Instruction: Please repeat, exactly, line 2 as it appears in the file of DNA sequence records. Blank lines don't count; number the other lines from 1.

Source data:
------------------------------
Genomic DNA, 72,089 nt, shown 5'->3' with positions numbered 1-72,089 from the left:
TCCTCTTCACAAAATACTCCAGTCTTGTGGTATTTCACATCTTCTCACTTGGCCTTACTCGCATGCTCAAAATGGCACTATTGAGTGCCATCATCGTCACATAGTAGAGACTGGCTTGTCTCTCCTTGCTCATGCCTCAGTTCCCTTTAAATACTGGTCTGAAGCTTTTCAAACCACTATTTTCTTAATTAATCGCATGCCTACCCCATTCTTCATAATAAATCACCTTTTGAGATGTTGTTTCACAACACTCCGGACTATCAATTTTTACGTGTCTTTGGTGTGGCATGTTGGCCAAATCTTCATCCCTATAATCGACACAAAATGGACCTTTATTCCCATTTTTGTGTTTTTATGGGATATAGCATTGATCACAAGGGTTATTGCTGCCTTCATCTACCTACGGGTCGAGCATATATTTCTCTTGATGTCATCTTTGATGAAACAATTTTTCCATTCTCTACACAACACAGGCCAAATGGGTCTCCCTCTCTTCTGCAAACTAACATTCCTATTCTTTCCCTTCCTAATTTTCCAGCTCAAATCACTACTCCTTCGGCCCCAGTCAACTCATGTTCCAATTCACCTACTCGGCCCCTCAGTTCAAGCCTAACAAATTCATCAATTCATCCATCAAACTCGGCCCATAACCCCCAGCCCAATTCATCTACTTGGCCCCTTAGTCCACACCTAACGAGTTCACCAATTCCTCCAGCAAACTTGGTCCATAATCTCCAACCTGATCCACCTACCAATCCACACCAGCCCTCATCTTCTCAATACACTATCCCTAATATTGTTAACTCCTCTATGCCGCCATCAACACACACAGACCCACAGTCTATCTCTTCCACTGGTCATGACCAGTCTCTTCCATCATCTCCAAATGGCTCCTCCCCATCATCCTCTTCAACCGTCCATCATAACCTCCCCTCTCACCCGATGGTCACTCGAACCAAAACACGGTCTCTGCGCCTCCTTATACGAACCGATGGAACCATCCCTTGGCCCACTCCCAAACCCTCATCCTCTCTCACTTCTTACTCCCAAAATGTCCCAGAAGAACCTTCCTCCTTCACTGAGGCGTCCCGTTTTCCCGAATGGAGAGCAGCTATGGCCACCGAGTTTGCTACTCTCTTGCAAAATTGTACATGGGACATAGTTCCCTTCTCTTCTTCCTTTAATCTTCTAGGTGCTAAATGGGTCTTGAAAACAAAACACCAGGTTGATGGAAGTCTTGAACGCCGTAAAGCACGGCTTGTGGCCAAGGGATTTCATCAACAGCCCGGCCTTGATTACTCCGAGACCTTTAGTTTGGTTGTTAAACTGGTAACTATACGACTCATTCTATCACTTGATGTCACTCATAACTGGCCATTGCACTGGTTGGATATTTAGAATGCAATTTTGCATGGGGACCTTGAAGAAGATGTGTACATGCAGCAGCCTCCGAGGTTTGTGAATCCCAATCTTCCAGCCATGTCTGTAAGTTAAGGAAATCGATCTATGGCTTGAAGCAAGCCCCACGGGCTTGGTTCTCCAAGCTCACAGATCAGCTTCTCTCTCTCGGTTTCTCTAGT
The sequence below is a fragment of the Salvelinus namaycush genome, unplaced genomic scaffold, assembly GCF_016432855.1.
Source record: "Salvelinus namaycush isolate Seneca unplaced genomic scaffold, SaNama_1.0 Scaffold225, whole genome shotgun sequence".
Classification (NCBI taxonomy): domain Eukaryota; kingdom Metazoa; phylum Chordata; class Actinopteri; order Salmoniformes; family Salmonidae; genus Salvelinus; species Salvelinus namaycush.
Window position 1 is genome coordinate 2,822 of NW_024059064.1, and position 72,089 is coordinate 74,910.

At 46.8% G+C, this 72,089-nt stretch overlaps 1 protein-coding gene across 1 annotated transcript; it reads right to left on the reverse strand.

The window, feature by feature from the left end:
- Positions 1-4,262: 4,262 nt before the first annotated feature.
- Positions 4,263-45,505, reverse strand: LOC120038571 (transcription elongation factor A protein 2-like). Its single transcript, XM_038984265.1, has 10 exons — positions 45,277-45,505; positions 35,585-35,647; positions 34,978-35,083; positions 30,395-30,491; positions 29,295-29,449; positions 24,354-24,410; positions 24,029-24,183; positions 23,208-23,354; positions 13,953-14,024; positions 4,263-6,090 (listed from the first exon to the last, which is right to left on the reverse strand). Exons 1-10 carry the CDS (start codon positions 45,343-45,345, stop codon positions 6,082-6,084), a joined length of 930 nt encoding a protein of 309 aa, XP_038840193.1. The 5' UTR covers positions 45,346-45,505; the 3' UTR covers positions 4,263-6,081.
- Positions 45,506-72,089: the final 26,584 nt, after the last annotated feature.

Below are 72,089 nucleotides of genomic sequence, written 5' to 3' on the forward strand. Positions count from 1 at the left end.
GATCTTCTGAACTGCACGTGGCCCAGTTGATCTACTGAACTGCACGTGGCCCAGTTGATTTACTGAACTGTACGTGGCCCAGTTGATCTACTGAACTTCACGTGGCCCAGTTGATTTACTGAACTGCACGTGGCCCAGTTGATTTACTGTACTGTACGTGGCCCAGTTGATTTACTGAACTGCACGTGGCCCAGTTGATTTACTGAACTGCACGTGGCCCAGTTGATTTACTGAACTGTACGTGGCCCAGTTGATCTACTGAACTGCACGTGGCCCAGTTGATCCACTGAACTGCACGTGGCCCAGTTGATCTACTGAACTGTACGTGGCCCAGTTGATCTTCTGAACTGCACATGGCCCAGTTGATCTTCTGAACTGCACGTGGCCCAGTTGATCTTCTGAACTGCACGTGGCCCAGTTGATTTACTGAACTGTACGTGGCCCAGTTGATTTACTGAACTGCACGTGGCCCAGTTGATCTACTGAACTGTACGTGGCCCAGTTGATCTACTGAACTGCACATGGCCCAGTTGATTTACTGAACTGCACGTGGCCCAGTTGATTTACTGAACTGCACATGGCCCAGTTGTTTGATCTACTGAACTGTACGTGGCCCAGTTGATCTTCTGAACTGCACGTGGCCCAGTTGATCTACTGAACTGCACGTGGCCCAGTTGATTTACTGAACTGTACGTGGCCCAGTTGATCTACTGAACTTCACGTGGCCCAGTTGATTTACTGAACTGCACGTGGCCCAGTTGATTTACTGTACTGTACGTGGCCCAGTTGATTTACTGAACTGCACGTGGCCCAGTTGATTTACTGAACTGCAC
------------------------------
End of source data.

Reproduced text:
TCCTCTTCACAAAATACTCCAGTCTTGTGGTATTTCACATCTTCTCACTTGGCCTTACTCGCATGCTCAAAATGGCACTATTGAGTGCCATCATCGTCACATAGTAGAGACTGGCTTGTCTCTCCTTGCTCATGCCTCAGTTCCCTTTAAATACTGGTCTGAAGCTTTTCAAACCACTATTTTCTTAATTAATCGCATGCCTACCCCATTCTTCATAATAAATCACCTTTTGAGATGTTGTTTCACAACACTCCGGACTATCAATTTTTACGTGTCTTTGGTGTGGCATGTTGGCCAAATCTTCATCCCTATAATCGACACAAAATGGACCTTTATTCCCATTTTTGTGTTTTTATGGGATATAGCATTGATCACAAGGGTTATTGCTGCCTTCATCTACCTACGGGTCGAGCATATATTTCTCTTGATGTCATCTTTGATGAAACAATTTTTCCATTCTCTACACAACACAGGCCAAATGGGTCTCCCTCTCTTCTGCAAACTAACATTCCTATTCTTTCCCTTCCTAATTTTCCAGCTCAAATCACTACTCCTTCGGCCCCAGTCAACTCATGTTCCAATTCACCTACTCGGCCCCTCAGTTCAAGCCTAACAAATTCATCAATTCATCCATCAAACTCGGCCCATAACCCCCAGCCCAATTCATCTACTTGGCCCCTTAGTCCACACCTAACGAGTTCACCAATTCCTCCAGCAAACTTGGTCCATAATCTCCAACCTGATCCACCTACCAATCCACACCAGCCCTCATCTTCTCAATACACTATCCCTAATATTGTTAACTCCTCTATGCCGCCATCAACACACACAGACCCACAGTCTATCTCTTCCACTGGTCATGACCAGTCTCTTCCATCATCTCCAAATGGCTCCTCCCCATCATCCTCTTCAACCGTCCATCATAACCTCCCCTCTCACCCGATGGTCACTCGAACCAAAACACGGTCTCTGCGCCTCCTTATACGAACCGATGGAACCATCCCTTGGCCCACTCCCAAACCCTCATCCTCTCTCACTTCTTACTCCCAAAATGTCCCAGAAGAACCTTCCTCCTTCACTGAGGCGTCCCGTTTTCCCGAATGGAGAGCAGCTATGGCCACCGAGTTTGCTACTCTCTTGCAAAATTGTACATGGGACATAGTTCCCTTCTCTTCTTCCTTTAATCTTCTAGGTGCTAAATGGGTCTTGAAAACAAAACACCAGGTTGATGGAAGTCTTGAACGCCGTAAAGCACGGCTTGTGGCCAAGGGATTTCATCAACAGCCCGGCCTTGATTACTCCGAGACCTTTAGTTTGGTTGTTAAACTGGTAACTATACGACTCATTCTATCACTTGATGTCACTCATAACTGGCCATTGCACTGGTTGGATATTTAGAATGCAATTTTGCATGGGGACCTTGAAGAAGATGTGTACATGCAGCAGCCTCCGAGGTTTGTGAATCCCAATCTTCCAGCCATGTCTGTAAGTTAAGGAAATCGATCTATGGCTTGAAGCAAGCCCCACGGGCTTGGTTCTCCAAGCTCACAGATCAGCTTCTCTCTCTCGGTTTCTCTAGT